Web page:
Food redistribution charity FareShare is likely to receive over one million donated food products through a ‘You Buy One We Give One’ campaign by Asda in partnership with Richmond Sausages, Rustlers Burgers and ABP, one of Asda’s own label meat suppliers.
When Asda customers purchase participating Richmond Sausages, the Rustlers All Day Breakfast Sausage Muffin and Asda’s Extra Special Italian Meatballs, another similar product will be donated on their behalf to Fareshare.
FareShare will redistribute the food to charities and community groups including food banks, homeless shelters and school breakfast clubs. The charity works with 11,000 charities and community groups which turn the food into hot, nutritious meals for vulnerable people who might not otherwise eat.
4.7 million people in the UK live in severely food insecure homes. This means that their food intake is greatly reduced and children regularly experience physical sensations of hunger.
The buy one give one (BOGO) campaign follows a successful trial with Warburtons last year. The nationwide campaign is focused on meat because it is “always in high demand in the frontline charities FareShare supplies”.
Lindsay Boswell, Chief Executive of FareShare, said: “Cooks and chefs at the charities we support often tell us how valuable meat is for the meals they make – not just for its nutritional value but also because of the savings charities make by not having to buy it in the shops.”
Customers are still encouraged to donate other long-life store cupboard products at permanent food bank collection points in Asda’s stores. These donations will go to local foodbanks.
Stephi Brett-Lee, Asda’s Senior Director for Community said; “Our customers are already incredibly generous in the amount they donate through our in-store food bank donation points, but we wanted to look at ways we can make the donation process easier and increase the volumes donated. By working together with Richmond Sausages, Rustlers Burgers, ABP and FareShare, we can get even more food to those in need in our communities.”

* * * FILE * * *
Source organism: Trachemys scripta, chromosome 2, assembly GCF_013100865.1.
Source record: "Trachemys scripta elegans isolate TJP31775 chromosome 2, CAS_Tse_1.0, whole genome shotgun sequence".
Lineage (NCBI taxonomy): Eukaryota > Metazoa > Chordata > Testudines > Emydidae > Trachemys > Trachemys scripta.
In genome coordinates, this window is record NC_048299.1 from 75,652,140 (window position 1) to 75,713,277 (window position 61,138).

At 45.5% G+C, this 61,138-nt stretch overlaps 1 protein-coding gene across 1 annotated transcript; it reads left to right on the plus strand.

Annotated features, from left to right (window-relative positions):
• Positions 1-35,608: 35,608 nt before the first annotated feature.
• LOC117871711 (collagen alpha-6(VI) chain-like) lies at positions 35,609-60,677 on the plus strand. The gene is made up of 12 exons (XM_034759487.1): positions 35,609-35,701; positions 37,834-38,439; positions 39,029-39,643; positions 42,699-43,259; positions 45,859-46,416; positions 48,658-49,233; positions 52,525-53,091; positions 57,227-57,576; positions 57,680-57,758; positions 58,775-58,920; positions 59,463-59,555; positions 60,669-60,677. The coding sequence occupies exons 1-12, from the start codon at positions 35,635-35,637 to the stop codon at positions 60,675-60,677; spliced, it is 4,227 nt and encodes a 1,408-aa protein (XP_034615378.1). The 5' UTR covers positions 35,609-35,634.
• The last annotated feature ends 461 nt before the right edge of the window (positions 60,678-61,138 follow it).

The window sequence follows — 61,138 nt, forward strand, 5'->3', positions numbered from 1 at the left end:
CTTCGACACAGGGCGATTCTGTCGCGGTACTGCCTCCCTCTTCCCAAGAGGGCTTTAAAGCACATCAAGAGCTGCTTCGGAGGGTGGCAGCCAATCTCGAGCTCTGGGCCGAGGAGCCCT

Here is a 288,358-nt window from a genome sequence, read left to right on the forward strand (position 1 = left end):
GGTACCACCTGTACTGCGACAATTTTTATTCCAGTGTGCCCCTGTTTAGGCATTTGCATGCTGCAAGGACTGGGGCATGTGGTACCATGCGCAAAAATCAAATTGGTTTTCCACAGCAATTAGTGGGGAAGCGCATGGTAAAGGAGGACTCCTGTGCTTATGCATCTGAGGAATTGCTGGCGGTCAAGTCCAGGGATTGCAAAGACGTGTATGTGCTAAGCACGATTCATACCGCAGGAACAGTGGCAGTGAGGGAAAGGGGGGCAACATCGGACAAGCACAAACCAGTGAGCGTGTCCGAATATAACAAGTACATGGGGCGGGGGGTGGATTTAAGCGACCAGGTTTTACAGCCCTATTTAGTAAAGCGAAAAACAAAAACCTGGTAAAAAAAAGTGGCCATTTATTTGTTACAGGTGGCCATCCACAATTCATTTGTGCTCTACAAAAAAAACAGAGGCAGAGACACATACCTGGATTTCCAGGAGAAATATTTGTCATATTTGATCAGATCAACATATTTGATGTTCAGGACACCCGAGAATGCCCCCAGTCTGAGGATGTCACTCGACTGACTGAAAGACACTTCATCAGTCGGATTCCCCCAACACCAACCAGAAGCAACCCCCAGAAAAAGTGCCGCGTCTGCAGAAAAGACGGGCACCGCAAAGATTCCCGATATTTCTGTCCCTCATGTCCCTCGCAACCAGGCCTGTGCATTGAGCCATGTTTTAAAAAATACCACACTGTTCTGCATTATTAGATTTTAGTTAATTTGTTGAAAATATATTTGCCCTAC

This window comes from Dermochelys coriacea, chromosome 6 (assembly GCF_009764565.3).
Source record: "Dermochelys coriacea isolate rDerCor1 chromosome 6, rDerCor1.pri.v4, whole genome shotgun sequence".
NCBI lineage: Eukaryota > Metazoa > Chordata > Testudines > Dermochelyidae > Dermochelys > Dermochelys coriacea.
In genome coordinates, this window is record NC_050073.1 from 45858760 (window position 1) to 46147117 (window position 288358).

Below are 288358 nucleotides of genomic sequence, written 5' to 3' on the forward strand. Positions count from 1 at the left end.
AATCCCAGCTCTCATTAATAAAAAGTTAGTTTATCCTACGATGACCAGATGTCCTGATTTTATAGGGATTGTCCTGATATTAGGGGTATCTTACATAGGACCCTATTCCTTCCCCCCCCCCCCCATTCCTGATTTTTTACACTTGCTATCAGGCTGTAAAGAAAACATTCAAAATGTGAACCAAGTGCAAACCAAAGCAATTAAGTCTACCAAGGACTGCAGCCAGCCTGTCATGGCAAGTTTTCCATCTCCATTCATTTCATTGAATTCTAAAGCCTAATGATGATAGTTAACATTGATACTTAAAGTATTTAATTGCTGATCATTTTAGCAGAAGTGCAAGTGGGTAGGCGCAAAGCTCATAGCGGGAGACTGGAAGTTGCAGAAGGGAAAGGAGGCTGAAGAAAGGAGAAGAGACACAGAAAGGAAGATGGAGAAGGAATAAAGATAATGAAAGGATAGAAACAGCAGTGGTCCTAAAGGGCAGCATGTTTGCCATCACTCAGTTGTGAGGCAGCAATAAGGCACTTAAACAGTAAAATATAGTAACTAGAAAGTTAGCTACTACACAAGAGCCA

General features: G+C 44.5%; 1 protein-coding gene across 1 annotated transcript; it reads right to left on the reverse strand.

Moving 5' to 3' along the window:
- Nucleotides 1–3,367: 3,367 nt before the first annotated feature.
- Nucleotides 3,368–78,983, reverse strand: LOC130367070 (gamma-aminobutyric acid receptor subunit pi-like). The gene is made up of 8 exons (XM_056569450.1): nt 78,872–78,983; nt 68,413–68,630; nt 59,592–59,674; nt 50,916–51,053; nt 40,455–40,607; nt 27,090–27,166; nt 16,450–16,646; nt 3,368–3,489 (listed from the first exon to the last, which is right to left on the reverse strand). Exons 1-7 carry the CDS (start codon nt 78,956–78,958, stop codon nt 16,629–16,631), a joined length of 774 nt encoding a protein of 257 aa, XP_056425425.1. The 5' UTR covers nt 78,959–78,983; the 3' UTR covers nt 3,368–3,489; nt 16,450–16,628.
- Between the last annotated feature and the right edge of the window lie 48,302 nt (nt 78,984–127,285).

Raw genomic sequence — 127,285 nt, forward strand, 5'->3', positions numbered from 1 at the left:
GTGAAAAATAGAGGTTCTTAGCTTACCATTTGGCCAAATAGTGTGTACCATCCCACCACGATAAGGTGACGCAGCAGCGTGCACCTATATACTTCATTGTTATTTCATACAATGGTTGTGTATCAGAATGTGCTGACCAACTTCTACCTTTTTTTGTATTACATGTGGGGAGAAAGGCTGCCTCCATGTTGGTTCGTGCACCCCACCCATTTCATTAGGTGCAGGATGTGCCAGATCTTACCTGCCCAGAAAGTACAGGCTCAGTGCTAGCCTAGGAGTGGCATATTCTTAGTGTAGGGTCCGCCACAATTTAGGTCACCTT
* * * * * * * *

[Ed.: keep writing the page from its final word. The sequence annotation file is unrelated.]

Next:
The promotion is now running in-store and online and runs for six weeks in 405 stores.
“Less risk of fuel poverty”
St Francis Pop Up Shop, a community food shop in Chantry in Ipswich, is among the charities receiving Warburtons products through the original trial. Reverend Robert Hinsley, who oversees the project, said: “Chantry is one of the most deprived parts of Ipswich with high levels of poverty. Providing access to surplus food at a very low cost gives our customers the opportunity to choose food items and removes the stigma of using food banks.
“Providing food such as Warburtons bread can make a real difference – it can mean a family or individual can have a meal where they would otherwise be unable to do so, and can put them less at risk of fuel poverty as they can afford to heat their home or wash their clothes.
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